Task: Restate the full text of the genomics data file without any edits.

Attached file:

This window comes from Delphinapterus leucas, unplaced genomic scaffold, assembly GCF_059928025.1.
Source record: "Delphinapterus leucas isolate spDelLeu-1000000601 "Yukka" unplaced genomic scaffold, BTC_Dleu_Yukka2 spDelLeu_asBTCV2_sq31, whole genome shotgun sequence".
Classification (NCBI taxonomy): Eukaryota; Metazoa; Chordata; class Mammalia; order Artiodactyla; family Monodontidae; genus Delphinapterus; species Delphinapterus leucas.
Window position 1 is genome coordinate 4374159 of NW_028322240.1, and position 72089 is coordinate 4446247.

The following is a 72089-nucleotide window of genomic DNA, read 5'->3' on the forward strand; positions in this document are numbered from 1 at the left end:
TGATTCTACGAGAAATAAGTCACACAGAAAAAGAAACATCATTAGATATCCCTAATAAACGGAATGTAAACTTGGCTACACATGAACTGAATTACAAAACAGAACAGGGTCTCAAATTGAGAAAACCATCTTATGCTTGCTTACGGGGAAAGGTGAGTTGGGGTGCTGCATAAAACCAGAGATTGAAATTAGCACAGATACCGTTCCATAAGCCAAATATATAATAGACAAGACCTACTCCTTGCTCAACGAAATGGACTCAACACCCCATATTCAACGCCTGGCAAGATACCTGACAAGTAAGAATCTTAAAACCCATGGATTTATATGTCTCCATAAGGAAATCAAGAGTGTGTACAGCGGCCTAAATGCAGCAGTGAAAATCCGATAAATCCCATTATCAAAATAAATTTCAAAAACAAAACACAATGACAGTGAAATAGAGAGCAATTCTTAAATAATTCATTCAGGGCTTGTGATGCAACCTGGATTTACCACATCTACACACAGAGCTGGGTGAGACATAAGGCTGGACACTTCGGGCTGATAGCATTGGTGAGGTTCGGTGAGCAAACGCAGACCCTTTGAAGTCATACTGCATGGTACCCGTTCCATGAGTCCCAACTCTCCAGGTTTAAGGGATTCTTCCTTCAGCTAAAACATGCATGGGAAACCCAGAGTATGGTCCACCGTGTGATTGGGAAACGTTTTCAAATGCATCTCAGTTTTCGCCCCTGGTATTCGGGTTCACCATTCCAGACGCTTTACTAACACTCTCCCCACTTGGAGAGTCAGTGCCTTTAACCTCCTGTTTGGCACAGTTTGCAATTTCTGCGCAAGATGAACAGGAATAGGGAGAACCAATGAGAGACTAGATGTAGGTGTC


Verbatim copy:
This window comes from Delphinapterus leucas, unplaced genomic scaffold, assembly GCF_059928025.1.
Source record: "Delphinapterus leucas isolate spDelLeu-1000000601 "Yukka" unplaced genomic scaffold, BTC_Dleu_Yukka2 spDelLeu_asBTCV2_sq31, whole genome shotgun sequence".
Classification (NCBI taxonomy): Eukaryota; Metazoa; Chordata; class Mammalia; order Artiodactyla; family Monodontidae; genus Delphinapterus; species Delphinapterus leucas.
Window position 1 is genome coordinate 4374159 of NW_028322240.1, and position 72089 is coordinate 4446247.

The following is a 72089-nucleotide window of genomic DNA, read 5'->3' on the forward strand; positions in this document are numbered from 1 at the left end:
TGATTCTACGAGAAATAAGTCACACAGAAAAAGAAACATCATTAGATATCCCTAATAAACGGAATGTAAACTTGGCTACACATGAACTGAATTACAAAACAGAACAGGGTCTCAAATTGAGAAAACCATCTTATGCTTGCTTACGGGGAAAGGTGAGTTGGGGTGCTGCATAAAACCAGAGATTGAAATTAGCACAGATACCGTTCCATAAGCCAAATATATAATAGACAAGACCTACTCCTTGCTCAACGAAATGGACTCAACACCCCATATTCAACGCCTGGCAAGATACCTGACAAGTAAGAATCTTAAAACCCATGGATTTATATGTCTCCATAAGGAAATCAAGAGTGTGTACAGCGGCCTAAATGCAGCAGTGAAAATCCGATAAATCCCATTATCAAAATAAATTTCAAAAACAAAACACAATGACAGTGAAATAGAGAGCAATTCTTAAATAATTCATTCAGGGCTTGTGATGCAACCTGGATTTACCACATCTACACACAGAGCTGGGTGAGACATAAGGCTGGACACTTCGGGCTGATAGCATTGGTGAGGTTCGGTGAGCAAACGCAGACCCTTTGAAGTCATACTGCATGGTACCCGTTCCATGAGTCCCAACTCTCCAGGTTTAAGGGATTCTTCCTTCAGCTAAAACATGCATGGGAAACCCAGAGTATGGTCCACCGTGTGATTGGGAAACGTTTTCAAATGCATCTCAGTTTTCGCCCCTGGTATTCGGGTTCACCATTCCAGACGCTTTACTAACACTCTCCCCACTTGGAGAGTCAGTGCCTTTAACCTCCTGTTTGGCACAGTTTGCAATTTCTGCGCAAGATGAACAGGAATAGGGAGAACCAATGAGAGACTAGATGTAGGTGTC